The cold spring rain is falling,
Out in the lonely tree
A bird is calling, calling.

Slowly over the earth
The wings of night are falling;
My heart like the bird in the tree
Is calling, calling, calling.

Sophia thought:It sounded kind of melancholy because it had that kind of sadness to it...I don't know how to describe it. I liked the first half of the poem better than the second half because it sounds a bit more cheerful. 

Olivia thought: It reminds me of a really sad movie or if someone was killed really painfully. I liked the beginning - the first two lines - because it sounded like it was going okay. 


Grandfather's Love (from Helen of Troy And Other Poems, 1911)

They said he sent his love to me,
They wouldn't put it in my hand,
And when I asked them where it was
They said I couldn't understand.

I thought they must have hidden it,
I hunted for it all the day,
And when I told them so at night
They smiled and turned their heads away.

They say that love is something kind,
That I can never see or touch.
I wish he'd sent me something else,
I like his cough-drops twice as much.

Sophia thought: That's a funny one, especially the part about the cough drops. It seems like this girl needs a bit more encouragement about finding the gift that her grandfather sent. I think it could have been a little bit longer because I would have liked to know if she found the love or gift...or understood it.

Olivia thought: I think it's a good poem. I think it's my favorite one because it's funny. I don't think the person really understands about love or what's going on. I know that because she is looking for love, but she doesn't know that she already has it. 


April (from Rivers to the Sea, 1915)

The roofs are shining from the rain,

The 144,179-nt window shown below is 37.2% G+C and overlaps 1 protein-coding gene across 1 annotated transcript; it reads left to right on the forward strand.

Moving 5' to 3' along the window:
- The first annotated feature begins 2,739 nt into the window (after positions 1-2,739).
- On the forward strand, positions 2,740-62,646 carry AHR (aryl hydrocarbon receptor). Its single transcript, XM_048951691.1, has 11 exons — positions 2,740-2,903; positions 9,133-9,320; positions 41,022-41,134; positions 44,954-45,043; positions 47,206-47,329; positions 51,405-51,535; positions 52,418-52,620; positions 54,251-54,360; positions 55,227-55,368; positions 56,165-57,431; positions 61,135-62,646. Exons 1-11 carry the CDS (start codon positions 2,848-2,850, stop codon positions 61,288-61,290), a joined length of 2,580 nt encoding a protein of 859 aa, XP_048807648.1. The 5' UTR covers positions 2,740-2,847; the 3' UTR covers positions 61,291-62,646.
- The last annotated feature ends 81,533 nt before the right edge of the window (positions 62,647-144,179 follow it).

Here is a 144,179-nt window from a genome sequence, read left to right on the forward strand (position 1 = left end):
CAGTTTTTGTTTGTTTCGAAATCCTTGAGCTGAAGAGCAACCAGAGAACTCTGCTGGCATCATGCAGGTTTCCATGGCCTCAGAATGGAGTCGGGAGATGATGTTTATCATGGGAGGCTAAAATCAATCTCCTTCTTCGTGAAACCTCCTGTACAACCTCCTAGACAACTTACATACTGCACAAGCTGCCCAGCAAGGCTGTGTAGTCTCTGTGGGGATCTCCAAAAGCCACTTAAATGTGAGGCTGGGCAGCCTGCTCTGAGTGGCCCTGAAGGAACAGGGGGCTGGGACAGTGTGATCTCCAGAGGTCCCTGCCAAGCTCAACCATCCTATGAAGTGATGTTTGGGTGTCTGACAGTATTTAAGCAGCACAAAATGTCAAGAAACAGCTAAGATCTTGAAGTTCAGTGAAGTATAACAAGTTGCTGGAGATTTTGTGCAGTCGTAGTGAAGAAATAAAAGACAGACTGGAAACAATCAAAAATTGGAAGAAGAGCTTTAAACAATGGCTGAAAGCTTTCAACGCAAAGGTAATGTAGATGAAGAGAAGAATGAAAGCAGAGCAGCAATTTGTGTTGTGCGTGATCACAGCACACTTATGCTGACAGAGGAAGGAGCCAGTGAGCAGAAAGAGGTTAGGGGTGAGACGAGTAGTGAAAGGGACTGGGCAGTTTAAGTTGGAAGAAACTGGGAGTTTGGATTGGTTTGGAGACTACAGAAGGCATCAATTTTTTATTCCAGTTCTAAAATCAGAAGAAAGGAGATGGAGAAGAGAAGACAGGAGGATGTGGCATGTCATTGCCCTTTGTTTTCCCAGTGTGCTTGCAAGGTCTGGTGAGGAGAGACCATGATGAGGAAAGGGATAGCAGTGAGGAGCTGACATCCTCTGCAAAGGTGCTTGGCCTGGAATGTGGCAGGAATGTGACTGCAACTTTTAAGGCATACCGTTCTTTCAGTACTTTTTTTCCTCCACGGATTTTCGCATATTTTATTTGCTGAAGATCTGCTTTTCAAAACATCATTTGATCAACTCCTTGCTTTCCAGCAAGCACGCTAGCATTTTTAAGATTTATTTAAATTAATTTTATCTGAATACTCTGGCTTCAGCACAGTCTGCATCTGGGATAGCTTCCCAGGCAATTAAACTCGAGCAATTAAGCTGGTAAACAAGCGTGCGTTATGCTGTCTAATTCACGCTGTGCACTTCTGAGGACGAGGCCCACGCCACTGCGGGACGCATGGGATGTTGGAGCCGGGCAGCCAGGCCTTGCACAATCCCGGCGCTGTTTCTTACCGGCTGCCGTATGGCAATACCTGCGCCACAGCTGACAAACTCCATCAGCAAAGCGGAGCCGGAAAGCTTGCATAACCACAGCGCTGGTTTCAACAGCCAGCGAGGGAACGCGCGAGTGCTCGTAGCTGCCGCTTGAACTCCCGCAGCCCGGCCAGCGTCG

The sparrows twitter as they fly,
And with a windy April grace
The little clouds go by.

Yet the back yards are bare and brown
With only one unchanging tree-
I could not be so sure of Spring
Save that it sings in me.

Sophia thought: I liked the first line or two because it's cheerful. But, I don't really see how it sounds like April. It sounds like it's more like March. I think I would have liked it if it were a paragraph or two longer. It seemed a little short for what she wanted to say. 

Olivia thought: It sounds like the poem is set in August or September because it sounds really dreary - the clouds going by and the rain. The unchanging tree sounds like a pine tree. I didn't picture anything when I heard the poem.


May Night (from Rivers to the Sea, 1915)

The spring is fresh and fearless
And every leaf is new,
The world is brimmed with moonlight,
The lilac brimmed with dew.

Here in the moving shadows
I catch my breath and sing
My heart is fresh and fearless
And over-brimmed with spring.

Sophia thought: I like how this poem rhymes and how the grass is new. Although this year I'm hoping that all the snow is gone. Look outside: it's cold and there's a lot of snow still on the ground. I felt like spring should be here...which it is not. 

Olivia thought: It kind of made me think of a really grassy place and nothing would change. Everything would stay the same. I like this one because it reminds me of one of the Easters that we had here, and there wasn't snow. I think the moonlight part was nice.  


1 comment:

Candy Sparks said...

What a beautiful poet to introduce in your blog. She is a remarkable lady and her poems still live on in the hearts of those that hear them. Thanks for sharing.